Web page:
Arts, Culture, and Humanities


Moving For Change Since 1989

aka JDPP

Hartford, CT


Through innovative multi-arts performance and community-based arts programming, Judy Dworin Performance Project harnesses creative expression as a catalyst for positive change. On stage, in schools, and in prisons, JDPP uses arts engagement and movement-based performance to examine contemporary social issues building bridges of understanding across diverse communities that inspire both individual growth and collective action.

Ruling Year


Executive/Artistic Director

Ms. Judy Dworin

Associate Artistic Director

Ms. Kathy Borteck Gersten

Main Address

75 Charter Oak Ave Building One Suite 206

Hartford, CT 06106 USA


Arts Organization





Cause Area (NTEE Code)

Arts Council/Agency (A26)

IRS Filing Requirement

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Social Media

Programs + Results

What we aim to solve New!

Communities such as Hartford are challenged by income disparities, racial and cultural isolation, inadequate infrastructure, political entrenchment, crime, and/or violence, individuals become disconnected from their sense of inherent worth while others participate in tacit or intentional discrimination failing to see the value of inclusion. Symptoms of this etiology surface in addiction, under achievement, anti-social behaviors, and self-deprecation, compounded with complicit public policy and societal attitudes that perpetuate marginalization. The net result is an actual and felt invisibility by those marginalized that cries out for change. JDPP sees it as a responsibility to address some of the injustices inherent in our society through the arts, which so richly lend themselves to replacing invisibility with voice and loss of identity with personhood.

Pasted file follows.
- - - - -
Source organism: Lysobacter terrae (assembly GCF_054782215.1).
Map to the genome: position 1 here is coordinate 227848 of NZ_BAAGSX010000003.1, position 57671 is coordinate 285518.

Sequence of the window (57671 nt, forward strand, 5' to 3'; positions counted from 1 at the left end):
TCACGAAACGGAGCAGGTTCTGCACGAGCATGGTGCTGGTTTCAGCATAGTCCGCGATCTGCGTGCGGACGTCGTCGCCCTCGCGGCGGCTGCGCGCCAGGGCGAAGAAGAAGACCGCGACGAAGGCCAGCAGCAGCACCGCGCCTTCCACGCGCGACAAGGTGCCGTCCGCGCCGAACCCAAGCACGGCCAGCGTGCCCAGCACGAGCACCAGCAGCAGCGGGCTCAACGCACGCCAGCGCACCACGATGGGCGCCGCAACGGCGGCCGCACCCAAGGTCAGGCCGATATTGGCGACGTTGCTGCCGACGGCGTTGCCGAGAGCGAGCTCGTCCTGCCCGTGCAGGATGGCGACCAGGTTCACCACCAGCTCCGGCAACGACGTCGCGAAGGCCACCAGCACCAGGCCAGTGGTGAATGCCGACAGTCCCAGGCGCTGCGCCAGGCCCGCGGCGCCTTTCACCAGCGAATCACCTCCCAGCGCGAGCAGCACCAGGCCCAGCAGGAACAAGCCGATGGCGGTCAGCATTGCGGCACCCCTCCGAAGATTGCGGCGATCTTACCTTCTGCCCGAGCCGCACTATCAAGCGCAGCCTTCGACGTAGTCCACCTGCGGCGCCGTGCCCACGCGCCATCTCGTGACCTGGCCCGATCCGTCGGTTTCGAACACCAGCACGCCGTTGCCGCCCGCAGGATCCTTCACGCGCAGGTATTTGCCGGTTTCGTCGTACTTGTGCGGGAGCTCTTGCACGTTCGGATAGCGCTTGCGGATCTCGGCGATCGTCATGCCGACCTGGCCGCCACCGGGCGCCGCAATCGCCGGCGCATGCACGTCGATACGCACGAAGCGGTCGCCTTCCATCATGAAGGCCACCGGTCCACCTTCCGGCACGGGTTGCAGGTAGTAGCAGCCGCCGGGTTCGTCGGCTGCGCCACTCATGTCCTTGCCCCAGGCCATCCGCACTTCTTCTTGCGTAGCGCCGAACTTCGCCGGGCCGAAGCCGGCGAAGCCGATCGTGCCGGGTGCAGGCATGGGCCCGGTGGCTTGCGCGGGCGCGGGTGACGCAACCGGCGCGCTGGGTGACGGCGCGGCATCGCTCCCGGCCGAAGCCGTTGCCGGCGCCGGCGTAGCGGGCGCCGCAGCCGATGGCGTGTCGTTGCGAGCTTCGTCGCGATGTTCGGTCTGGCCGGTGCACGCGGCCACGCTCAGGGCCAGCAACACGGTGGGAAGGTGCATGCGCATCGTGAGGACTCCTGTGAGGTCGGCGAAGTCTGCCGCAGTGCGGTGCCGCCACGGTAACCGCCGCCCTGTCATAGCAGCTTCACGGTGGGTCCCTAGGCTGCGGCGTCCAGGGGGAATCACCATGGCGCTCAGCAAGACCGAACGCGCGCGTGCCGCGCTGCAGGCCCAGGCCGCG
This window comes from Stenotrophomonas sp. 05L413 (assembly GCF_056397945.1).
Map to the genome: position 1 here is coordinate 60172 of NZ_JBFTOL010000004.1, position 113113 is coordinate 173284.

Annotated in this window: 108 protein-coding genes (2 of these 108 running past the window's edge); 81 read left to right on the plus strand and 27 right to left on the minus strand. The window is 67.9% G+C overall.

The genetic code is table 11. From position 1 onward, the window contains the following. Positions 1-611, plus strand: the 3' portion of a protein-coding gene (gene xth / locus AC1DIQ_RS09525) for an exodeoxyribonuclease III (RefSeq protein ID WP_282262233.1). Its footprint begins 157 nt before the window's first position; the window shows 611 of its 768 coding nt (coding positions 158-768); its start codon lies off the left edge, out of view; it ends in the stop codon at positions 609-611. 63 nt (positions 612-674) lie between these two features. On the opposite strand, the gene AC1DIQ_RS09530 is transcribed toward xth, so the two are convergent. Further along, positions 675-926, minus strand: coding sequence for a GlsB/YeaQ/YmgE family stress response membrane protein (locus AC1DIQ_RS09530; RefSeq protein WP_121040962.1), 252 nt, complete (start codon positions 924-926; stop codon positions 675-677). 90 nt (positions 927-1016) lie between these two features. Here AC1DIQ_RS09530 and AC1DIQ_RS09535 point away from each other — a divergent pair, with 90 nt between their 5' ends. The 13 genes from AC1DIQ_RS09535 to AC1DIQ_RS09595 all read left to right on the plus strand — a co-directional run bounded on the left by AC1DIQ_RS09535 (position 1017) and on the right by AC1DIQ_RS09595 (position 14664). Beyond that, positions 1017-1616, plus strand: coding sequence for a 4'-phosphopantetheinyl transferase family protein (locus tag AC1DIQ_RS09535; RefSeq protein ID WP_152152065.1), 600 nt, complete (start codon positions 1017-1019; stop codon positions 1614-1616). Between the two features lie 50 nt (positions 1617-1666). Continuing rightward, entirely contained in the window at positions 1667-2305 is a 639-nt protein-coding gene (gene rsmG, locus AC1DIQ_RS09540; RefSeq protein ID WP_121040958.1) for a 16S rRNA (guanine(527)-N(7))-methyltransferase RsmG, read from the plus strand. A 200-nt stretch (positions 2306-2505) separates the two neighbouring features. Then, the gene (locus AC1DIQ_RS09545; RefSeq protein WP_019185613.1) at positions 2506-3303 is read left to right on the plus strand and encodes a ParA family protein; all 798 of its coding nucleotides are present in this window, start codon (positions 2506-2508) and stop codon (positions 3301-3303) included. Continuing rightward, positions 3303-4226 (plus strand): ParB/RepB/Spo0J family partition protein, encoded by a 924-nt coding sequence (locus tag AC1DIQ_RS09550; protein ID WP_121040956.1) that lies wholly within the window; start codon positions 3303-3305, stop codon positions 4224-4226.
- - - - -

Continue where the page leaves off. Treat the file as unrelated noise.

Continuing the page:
Our programs

What are the organization's current programs, how do they measure success, and who do the programs serve?

SOURCE: Self-reported by organization

The Ensemble

'Moving Matters!' Residency Program

Bridging Boundaries Arts Intervention Program

Where we workNew!

Charting Impact

Five powerful questions that require reflection about what really matters - results.

SOURCE: Self-reported by organization

What is the organization aiming to accomplish?

What are the organization's key strategies for making this happen?

What are the organization's capabilities for doing this?

How will they know if they are making progress?

What have and haven't they accomplished so far?

Confident in the power of the arts to transcend boundaries and unite humanity, JDPP fearlessly approaches contemporary and historical issues that have marginalized and divided people, and seeks ways to heal the spirit, rebuild community, and enhance culture in Connecticut and beyond. JDPP addresses the needs of underresourced school children in Hartford, who lack access to high-quality arts-based curriculum enrichment that can counter the challenges to educational achievement posed by poverty, language barriers, food insecurity, and other family stressors. We address the need among children and families of incarcerated individuals to reconnect and rebuild healthy relationships through creative practice and self-exploration. We serve the needs of incarcerated women and men, especially mothers and fathers, for opportunity and encouragement to draw upon "the artist within" for energy and direction to reflect, redefine, and remake oneself in positive ways.

The 2014 - 2019 Strategic Plan establishes the following goals; (1) raise the company's visibility regionally and beyond while fortifying its reputation as a catalyst for social change, (2) engage more people and organizations in our mission and in support of our message, (3) expand the impact of arts outreach programs through new residencies and by training that make the JDPP residency model replicable in other schools and prisons, and (4) lay the foundation for organizational stability and financial sustainability.

Over the past four years, JDPP has doubled its operating budget and engages professional performers, teaching artists, and mentors to work onstage, in schools, in prisons and in the communities to examine divisive issues and the requisite community involvement to solve these challenges.